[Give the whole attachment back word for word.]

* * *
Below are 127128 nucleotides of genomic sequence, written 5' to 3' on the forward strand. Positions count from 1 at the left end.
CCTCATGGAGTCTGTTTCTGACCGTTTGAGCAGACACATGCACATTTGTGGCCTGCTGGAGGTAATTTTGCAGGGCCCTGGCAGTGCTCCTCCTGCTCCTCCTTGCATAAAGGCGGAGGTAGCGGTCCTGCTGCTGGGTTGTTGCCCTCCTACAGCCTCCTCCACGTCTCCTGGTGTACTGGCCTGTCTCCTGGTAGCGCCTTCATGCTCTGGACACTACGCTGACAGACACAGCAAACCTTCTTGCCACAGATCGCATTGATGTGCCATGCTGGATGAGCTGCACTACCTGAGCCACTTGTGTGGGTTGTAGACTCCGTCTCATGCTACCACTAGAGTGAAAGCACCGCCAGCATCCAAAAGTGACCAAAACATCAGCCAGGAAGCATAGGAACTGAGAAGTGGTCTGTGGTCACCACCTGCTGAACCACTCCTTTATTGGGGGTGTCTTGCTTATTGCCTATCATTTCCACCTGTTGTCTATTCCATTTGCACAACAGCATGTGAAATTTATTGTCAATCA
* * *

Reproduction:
Below are 127128 nucleotides of genomic sequence, written 5' to 3' on the forward strand. Positions count from 1 at the left end.
CCTCATGGAGTCTGTTTCTGACCGTTTGAGCAGACACATGCACATTTGTGGCCTGCTGGAGGTAATTTTGCAGGGCCCTGGCAGTGCTCCTCCTGCTCCTCCTTGCATAAAGGCGGAGGTAGCGGTCCTGCTGCTGGGTTGTTGCCCTCCTACAGCCTCCTCCACGTCTCCTGGTGTACTGGCCTGTCTCCTGGTAGCGCCTTCATGCTCTGGACACTACGCTGACAGACACAGCAAACCTTCTTGCCACAGATCGCATTGATGTGCCATGCTGGATGAGCTGCACTACCTGAGCCACTTGTGTGGGTTGTAGACTCCGTCTCATGCTACCACTAGAGTGAAAGCACCGCCAGCATCCAAAAGTGACCAAAACATCAGCCAGGAAGCATAGGAACTGAGAAGTGGTCTGTGGTCACCACCTGCTGAACCACTCCTTTATTGGGGGTGTCTTGCTTATTGCCTATCATTTCCACCTGTTGTCTATTCCATTTGCACAACAGCATGTGAAATTTATTGTCAATCA